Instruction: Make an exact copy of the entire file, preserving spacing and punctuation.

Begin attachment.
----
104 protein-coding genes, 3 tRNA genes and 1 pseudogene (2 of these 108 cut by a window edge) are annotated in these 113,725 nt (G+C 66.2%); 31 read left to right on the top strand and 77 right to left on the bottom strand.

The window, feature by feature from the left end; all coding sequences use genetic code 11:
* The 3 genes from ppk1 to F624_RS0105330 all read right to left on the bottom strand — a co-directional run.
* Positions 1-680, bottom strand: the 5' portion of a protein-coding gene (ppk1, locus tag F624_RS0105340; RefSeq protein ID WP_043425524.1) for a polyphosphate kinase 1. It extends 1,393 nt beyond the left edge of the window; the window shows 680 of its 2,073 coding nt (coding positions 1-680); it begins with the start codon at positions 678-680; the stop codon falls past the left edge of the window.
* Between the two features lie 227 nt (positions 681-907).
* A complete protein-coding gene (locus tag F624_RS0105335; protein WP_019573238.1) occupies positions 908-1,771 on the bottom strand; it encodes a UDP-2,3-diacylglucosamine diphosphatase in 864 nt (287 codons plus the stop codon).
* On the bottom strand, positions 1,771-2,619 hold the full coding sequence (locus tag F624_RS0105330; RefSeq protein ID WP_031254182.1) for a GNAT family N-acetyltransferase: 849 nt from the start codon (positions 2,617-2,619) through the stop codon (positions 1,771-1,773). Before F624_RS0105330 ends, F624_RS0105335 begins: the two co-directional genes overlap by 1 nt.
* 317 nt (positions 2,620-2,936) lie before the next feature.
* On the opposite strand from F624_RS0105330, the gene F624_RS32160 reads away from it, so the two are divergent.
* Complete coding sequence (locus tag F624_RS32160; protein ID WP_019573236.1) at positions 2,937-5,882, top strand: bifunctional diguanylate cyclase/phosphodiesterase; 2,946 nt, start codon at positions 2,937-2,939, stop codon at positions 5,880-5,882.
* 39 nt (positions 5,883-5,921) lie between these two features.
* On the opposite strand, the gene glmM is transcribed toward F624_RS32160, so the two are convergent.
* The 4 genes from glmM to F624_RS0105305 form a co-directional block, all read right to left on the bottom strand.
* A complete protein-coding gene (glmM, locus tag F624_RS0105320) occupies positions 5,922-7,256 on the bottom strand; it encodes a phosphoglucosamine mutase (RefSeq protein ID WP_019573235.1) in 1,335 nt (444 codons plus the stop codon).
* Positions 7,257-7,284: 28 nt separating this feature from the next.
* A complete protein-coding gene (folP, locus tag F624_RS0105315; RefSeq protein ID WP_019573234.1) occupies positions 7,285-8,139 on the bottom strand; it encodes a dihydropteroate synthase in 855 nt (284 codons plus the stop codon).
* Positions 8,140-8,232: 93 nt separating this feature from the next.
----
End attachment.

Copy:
104 protein-coding genes, 3 tRNA genes and 1 pseudogene (2 of these 108 cut by a window edge) are annotated in these 113,725 nt (G+C 66.2%); 31 read left to right on the top strand and 77 right to left on the bottom strand.

The window, feature by feature from the left end; all coding sequences use genetic code 11:
* The 3 genes from ppk1 to F624_RS0105330 all read right to left on the bottom strand — a co-directional run.
* Positions 1-680, bottom strand: the 5' portion of a protein-coding gene (ppk1, locus tag F624_RS0105340; RefSeq protein ID WP_043425524.1) for a polyphosphate kinase 1. It extends 1,393 nt beyond the left edge of the window; the window shows 680 of its 2,073 coding nt (coding positions 1-680); it begins with the start codon at positions 678-680; the stop codon falls past the left edge of the window.
* Between the two features lie 227 nt (positions 681-907).
* A complete protein-coding gene (locus tag F624_RS0105335; protein WP_019573238.1) occupies positions 908-1,771 on the bottom strand; it encodes a UDP-2,3-diacylglucosamine diphosphatase in 864 nt (287 codons plus the stop codon).
* On the bottom strand, positions 1,771-2,619 hold the full coding sequence (locus tag F624_RS0105330; RefSeq protein ID WP_031254182.1) for a GNAT family N-acetyltransferase: 849 nt from the start codon (positions 2,617-2,619) through the stop codon (positions 1,771-1,773). Before F624_RS0105330 ends, F624_RS0105335 begins: the two co-directional genes overlap by 1 nt.
* 317 nt (positions 2,620-2,936) lie before the next feature.
* On the opposite strand from F624_RS0105330, the gene F624_RS32160 reads away from it, so the two are divergent.
* Complete coding sequence (locus tag F624_RS32160; protein ID WP_019573236.1) at positions 2,937-5,882, top strand: bifunctional diguanylate cyclase/phosphodiesterase; 2,946 nt, start codon at positions 2,937-2,939, stop codon at positions 5,880-5,882.
* 39 nt (positions 5,883-5,921) lie between these two features.
* On the opposite strand, the gene glmM is transcribed toward F624_RS32160, so the two are convergent.
* The 4 genes from glmM to F624_RS0105305 form a co-directional block, all read right to left on the bottom strand.
* A complete protein-coding gene (glmM, locus tag F624_RS0105320) occupies positions 5,922-7,256 on the bottom strand; it encodes a phosphoglucosamine mutase (RefSeq protein ID WP_019573235.1) in 1,335 nt (444 codons plus the stop codon).
* Positions 7,257-7,284: 28 nt separating this feature from the next.
* A complete protein-coding gene (folP, locus tag F624_RS0105315; RefSeq protein ID WP_019573234.1) occupies positions 7,285-8,139 on the bottom strand; it encodes a dihydropteroate synthase in 855 nt (284 codons plus the stop codon).
* Positions 8,140-8,232: 93 nt separating this feature from the next.